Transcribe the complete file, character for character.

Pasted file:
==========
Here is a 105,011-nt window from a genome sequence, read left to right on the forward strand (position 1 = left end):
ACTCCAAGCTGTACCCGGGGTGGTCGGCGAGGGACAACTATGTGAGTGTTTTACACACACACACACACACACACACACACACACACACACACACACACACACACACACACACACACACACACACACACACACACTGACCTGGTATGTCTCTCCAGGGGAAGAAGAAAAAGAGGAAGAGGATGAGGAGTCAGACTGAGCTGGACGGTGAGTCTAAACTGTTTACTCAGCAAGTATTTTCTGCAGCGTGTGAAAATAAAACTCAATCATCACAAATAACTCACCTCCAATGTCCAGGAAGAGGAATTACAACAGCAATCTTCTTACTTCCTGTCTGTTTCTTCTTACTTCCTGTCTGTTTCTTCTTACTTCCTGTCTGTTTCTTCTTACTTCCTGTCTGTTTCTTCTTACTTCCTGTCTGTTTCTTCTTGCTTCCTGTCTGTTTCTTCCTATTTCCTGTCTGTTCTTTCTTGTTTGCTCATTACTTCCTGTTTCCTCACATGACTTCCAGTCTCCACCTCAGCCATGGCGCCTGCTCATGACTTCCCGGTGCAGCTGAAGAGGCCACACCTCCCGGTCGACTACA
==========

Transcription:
Here is a 105,011-nt window from a genome sequence, read left to right on the forward strand (position 1 = left end):
ACTCCAAGCTGTACCCGGGGTGGTCGGCGAGGGACAACTATGTGAGTGTTTTACACACACACACACACACACACACACACACACACACACACACACACACACACACACACACACACACACACACACACACACACTGACCTGGTATGTCTCTCCAGGGGAAGAAGAAAAAGAGGAAGAGGATGAGGAGTCAGACTGAGCTGGACGGTGAGTCTAAACTGTTTACTCAGCAAGTATTTTCTGCAGCGTGTGAAAATAAAACTCAATCATCACAAATAACTCACCTCCAATGTCCAGGAAGAGGAATTACAACAGCAATCTTCTTACTTCCTGTCTGTTTCTTCTTACTTCCTGTCTGTTTCTTCTTACTTCCTGTCTGTTTCTTCTTACTTCCTGTCTGTTTCTTCTTACTTCCTGTCTGTTTCTTCTTGCTTCCTGTCTGTTTCTTCCTATTTCCTGTCTGTTCTTTCTTGTTTGCTCATTACTTCCTGTTTCCTCACATGACTTCCAGTCTCCACCTCAGCCATGGCGCCTGCTCATGACTTCCCGGTGCAGCTGAAGAGGCCACACCTCCCGGTCGACTACA